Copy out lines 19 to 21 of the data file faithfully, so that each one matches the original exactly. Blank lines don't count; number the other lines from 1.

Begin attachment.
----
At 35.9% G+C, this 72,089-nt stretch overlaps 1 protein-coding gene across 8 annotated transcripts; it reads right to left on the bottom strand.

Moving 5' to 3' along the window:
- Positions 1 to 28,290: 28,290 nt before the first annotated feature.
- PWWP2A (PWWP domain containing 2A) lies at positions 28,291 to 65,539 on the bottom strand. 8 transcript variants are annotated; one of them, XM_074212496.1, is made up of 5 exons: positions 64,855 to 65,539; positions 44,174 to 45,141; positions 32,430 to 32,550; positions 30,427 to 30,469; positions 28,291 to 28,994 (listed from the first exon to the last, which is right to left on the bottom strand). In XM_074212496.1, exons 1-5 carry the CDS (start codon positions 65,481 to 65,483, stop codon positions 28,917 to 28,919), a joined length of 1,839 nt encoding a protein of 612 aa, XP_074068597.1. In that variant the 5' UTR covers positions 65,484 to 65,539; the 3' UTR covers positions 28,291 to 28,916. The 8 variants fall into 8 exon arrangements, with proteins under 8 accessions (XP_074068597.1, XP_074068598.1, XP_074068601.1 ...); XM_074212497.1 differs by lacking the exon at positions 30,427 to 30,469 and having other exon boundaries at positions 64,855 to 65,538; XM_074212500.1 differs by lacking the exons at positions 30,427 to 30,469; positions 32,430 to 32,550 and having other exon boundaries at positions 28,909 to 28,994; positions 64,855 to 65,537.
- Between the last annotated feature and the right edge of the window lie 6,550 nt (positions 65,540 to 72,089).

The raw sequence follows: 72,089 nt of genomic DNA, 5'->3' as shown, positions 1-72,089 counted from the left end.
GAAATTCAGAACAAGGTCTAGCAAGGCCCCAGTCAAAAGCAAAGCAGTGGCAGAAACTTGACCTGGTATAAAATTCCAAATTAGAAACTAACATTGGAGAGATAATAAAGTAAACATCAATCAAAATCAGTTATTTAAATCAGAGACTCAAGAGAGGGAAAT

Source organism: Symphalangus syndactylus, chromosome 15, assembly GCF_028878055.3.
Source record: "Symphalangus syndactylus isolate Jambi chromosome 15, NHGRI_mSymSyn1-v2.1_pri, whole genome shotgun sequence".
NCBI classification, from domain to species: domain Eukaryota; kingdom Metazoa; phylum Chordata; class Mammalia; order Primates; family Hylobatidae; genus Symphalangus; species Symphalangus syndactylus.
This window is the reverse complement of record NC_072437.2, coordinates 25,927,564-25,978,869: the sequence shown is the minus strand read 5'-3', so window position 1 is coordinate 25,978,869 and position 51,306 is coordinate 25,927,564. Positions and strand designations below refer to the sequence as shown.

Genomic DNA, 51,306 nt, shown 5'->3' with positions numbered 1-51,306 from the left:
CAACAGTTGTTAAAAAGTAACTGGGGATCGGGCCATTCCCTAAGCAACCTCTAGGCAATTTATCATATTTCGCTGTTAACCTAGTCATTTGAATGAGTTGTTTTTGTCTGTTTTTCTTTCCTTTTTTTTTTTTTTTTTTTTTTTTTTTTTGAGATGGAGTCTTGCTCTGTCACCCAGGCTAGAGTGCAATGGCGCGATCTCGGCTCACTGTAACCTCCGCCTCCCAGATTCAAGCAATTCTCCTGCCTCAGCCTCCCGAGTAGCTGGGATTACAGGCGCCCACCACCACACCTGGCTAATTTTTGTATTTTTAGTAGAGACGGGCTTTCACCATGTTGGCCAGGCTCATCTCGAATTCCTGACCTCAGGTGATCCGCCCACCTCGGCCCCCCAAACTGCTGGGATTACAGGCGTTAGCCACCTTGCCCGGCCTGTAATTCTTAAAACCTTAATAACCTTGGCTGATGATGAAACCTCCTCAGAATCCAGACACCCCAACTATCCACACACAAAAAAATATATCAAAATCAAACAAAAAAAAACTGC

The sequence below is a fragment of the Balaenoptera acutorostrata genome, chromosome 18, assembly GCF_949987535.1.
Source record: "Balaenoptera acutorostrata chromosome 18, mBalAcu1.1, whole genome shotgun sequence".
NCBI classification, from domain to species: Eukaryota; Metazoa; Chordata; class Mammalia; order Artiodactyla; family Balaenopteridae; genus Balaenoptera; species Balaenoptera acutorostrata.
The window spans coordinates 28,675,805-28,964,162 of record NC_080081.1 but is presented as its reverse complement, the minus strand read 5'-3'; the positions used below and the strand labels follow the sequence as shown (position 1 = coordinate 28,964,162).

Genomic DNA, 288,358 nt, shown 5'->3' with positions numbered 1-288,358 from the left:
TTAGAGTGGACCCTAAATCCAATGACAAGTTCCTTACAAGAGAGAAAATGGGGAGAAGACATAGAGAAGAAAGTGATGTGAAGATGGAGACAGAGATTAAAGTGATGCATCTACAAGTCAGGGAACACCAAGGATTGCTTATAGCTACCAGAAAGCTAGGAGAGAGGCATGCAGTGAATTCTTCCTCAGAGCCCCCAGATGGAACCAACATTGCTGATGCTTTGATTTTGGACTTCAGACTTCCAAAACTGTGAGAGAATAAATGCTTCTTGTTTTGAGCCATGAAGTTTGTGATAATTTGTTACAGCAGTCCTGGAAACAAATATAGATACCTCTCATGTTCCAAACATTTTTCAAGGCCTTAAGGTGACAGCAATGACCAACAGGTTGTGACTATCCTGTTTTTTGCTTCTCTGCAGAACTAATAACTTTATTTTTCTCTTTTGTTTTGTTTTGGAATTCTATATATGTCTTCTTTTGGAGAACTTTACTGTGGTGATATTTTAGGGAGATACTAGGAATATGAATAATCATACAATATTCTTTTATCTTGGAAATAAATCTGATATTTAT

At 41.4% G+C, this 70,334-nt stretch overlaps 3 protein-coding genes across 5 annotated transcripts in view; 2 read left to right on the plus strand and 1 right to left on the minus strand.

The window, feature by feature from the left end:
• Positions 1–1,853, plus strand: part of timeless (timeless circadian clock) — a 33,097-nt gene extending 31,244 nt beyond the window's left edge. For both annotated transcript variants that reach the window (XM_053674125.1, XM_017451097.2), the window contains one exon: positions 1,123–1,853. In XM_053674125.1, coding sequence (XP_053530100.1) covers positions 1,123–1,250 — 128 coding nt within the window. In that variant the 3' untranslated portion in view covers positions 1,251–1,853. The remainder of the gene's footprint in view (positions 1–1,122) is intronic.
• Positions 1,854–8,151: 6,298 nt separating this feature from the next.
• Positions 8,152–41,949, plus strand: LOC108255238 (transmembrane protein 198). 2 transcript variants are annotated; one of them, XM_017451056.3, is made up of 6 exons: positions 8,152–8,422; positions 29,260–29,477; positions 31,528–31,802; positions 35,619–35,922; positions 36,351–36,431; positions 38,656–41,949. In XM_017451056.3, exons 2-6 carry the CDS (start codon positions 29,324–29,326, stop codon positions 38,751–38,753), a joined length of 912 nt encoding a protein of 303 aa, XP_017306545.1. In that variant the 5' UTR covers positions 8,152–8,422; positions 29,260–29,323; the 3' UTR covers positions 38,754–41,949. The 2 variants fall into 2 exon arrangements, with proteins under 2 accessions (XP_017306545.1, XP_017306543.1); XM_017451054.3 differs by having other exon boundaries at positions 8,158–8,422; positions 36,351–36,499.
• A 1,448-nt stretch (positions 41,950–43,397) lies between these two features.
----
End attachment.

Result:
TTAGAGTGGACCCTAAATCCAATGACAAGTTCCTTACAAGAGAGAAAATGGGGAGAAGACATAGAGAAGAAAGTGATGTGAAGATGGAGACAGAGATTAAAGTGATGCATCTACAAGTCAGGGAACACCAAGGATTGCTTATAGCTACCAGAAAGCTAGGAGAGAGGCATGCAGTGAATTCTTCCTCAGAGCCCCCAGATGGAACCAACATTGCTGATGCTTTGATTTTGGACTTCAGACTTCCAAAACTGTGAGAGAATAAATGCTTCTTGTTTTGAGCCATGAAGTTTGTGATAATTTGTTACAGCAGTCCTGGAAACAAATATAGATACCTCTCATGTTCCAAACATTTTTCAAGGCCTTAAGGTGACAGCAATGACCAACAGGTTGTGACTATCCTGTTTTTTGCTTCTCTGCAGAACTAATAACTTTATTTTTCTCTTTTGTTTTGTTTTGGAATTCTATATATGTCTTCTTTTGGAGAACTTTACTGTGGTGATATTTTAGGGAGATACTAGGAATATGAATAATCATACAATATTCTTTTATCTTGGAAATAAATCTGATATTTAT

At 41.4% G+C, this 70,334-nt stretch overlaps 3 protein-coding genes across 5 annotated transcripts in view; 2 read left to right on the plus strand and 1 right to left on the minus strand.

The window, feature by feature from the left end: